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Band irked over misuse of logo on merchandise

Members of a leading band spot T-shirts with their logo being sold illegally at a shop on Brigade Road; file complaint after manufacturers are clueless about matter

The bargain might have been tempting at Rs 150, but the logo of a local Metal band -- Kryptos -- of international acclaim being used illegally on the T-shirts has kicked up some noise.


Seeing red over pink: The main reason for the band members' ire is
that the logo of the band was printed on pink T-shirts


For most bands in the city, especially those that have tasted international success, the main way of generating revenue is by selling official merchandise. For band members of Kryptos, customised T-shirts, caps and wristbands with their logo brought in a decent fortune. Interestingly, while a few of the band members were taking a walk down Brigade Road, they came across a shop displaying T-shirts sporting their logo illegally.

"It was absolutely shocking to see T-shirts with our logo. What was disgusting about was that we are a metal band and this fake logo was printed on pink T-shirts. Our fans also told us that they saw the same T-shirt in yellow, brown and green," said Nolan Lewis, Vocalist, Kryptos.

The manager of the band was also irked and his actions proved louder than words.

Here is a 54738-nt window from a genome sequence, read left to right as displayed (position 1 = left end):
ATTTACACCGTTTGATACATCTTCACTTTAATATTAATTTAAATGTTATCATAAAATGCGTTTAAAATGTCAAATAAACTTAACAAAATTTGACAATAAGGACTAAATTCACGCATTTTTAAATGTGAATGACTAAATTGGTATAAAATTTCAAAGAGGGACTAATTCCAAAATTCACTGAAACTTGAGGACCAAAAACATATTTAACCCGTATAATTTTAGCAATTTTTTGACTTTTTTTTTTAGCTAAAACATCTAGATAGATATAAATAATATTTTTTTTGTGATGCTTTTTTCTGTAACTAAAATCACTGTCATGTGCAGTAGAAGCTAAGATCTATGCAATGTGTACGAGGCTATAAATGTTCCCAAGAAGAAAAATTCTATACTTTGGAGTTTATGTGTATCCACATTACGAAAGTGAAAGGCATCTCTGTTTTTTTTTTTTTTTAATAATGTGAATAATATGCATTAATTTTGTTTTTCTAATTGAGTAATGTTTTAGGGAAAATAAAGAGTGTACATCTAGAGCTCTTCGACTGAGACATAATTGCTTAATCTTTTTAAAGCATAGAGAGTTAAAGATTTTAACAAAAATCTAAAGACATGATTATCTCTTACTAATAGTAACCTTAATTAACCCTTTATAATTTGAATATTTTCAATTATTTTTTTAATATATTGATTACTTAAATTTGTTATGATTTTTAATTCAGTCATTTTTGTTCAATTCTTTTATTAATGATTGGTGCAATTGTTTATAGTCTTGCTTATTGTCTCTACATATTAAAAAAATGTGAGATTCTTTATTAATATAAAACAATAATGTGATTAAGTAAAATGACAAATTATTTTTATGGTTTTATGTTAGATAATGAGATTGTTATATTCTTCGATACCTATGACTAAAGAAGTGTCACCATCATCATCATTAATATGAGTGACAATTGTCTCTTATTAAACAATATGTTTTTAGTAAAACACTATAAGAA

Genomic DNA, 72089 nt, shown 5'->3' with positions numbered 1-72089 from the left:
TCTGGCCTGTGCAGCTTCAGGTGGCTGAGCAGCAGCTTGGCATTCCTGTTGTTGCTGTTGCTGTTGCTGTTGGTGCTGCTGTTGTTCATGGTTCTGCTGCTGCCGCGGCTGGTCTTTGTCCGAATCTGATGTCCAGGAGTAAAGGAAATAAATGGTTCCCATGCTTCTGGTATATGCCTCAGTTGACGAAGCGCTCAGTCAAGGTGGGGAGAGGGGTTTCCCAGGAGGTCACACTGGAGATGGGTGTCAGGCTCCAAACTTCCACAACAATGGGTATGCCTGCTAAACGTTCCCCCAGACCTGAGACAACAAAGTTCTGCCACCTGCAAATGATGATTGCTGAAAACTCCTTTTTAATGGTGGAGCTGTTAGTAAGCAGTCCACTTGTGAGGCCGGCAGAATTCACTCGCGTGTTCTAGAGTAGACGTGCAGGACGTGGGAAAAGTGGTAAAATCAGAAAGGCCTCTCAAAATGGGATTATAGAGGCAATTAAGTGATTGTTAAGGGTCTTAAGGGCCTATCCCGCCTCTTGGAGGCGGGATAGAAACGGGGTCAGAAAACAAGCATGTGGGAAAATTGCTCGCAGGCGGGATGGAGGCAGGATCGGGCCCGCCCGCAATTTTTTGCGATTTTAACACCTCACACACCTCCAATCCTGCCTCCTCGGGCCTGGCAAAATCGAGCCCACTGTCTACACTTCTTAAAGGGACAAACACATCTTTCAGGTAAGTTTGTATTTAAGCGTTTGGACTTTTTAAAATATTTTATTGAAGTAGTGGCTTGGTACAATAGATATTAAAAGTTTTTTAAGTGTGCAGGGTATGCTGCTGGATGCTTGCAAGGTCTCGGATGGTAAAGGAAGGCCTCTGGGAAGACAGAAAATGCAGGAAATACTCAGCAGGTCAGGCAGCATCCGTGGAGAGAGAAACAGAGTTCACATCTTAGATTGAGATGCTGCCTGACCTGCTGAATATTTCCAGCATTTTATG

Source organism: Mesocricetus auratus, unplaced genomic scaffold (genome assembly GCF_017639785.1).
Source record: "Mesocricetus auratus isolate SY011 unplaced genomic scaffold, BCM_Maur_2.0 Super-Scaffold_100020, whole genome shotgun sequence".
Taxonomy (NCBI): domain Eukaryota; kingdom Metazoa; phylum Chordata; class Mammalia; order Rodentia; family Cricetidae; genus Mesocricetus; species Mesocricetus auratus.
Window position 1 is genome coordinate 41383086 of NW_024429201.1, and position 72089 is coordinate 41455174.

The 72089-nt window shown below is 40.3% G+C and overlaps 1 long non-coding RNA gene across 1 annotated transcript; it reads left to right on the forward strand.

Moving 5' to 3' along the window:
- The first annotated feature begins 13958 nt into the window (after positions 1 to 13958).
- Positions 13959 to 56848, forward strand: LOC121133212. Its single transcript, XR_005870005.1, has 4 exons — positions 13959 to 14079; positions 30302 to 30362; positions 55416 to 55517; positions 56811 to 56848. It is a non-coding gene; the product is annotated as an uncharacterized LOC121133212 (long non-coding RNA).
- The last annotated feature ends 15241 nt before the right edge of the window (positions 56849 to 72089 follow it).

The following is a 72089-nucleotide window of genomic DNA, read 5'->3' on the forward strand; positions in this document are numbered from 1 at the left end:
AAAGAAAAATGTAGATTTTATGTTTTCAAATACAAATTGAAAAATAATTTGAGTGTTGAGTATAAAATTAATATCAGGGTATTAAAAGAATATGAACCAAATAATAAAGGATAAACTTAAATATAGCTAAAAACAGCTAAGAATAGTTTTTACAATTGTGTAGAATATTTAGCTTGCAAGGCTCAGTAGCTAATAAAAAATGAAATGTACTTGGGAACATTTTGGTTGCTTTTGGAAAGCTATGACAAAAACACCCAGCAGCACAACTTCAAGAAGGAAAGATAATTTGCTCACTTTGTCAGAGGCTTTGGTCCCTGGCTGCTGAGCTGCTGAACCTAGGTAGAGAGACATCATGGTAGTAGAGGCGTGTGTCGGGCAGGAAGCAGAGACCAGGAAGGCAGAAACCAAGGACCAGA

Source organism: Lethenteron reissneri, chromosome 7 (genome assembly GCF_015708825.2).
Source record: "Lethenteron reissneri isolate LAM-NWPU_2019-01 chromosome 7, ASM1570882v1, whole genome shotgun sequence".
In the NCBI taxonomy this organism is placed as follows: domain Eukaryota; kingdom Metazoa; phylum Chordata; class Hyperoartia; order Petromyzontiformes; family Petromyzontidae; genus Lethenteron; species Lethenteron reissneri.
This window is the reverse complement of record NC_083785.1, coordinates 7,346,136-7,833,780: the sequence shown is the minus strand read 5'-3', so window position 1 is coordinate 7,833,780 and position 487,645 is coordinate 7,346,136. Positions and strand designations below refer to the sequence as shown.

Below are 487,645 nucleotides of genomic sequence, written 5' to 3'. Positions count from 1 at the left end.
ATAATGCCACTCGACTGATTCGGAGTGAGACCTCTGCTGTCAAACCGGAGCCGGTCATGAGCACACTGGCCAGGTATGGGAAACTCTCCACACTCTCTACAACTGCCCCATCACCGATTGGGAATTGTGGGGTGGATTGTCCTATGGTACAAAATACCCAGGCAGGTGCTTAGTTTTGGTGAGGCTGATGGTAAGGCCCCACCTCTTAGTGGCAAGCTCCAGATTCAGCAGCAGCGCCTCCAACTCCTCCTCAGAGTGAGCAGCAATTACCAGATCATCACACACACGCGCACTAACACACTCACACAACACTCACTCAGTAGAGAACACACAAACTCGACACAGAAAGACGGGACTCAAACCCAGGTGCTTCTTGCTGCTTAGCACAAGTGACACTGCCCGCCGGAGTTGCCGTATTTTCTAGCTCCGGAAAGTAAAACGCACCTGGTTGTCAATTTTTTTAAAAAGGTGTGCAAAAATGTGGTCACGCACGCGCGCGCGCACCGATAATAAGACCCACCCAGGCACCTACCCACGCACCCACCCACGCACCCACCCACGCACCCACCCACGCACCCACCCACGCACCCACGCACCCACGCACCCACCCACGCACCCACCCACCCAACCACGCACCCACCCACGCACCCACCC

"We sell our official band T-shirt for Rs 500. We took the T-shirts being sold at that outlet and burned them. We have registered a complaint against the illegal manufacturers at the Cubbon Park police station and are hoping the cops would take action soon," said Salman Syed, band manager.

Meanwhile, even as the band members continued to answer fans on social networking sites, much discontent about the issue was apparent amongst other musicians from the city.

"It is absolutely disgusting and I think it is just a concerted effort to destroy a struggling   music scene. The band sells T-shirts to generate revenue and if someone is trying to make money by printing fake T-shirts now, it surely is a disappointing trend," said Rajeev Kumar, a musician.

When this reporter contacted the manufacturers, Tejasvee Creations from Chikpet, staffers claimed to have no clue about the origin of the T-shirts.

"Usually the back end staff is assigned to pick up local trends and print them on T-shirts. We do not know about how this lapse occurred and will look into it," said Prakash, manager, manufacturing unit.

Meanwhile the Cubbon Park police have taken up the case and investigations are on.

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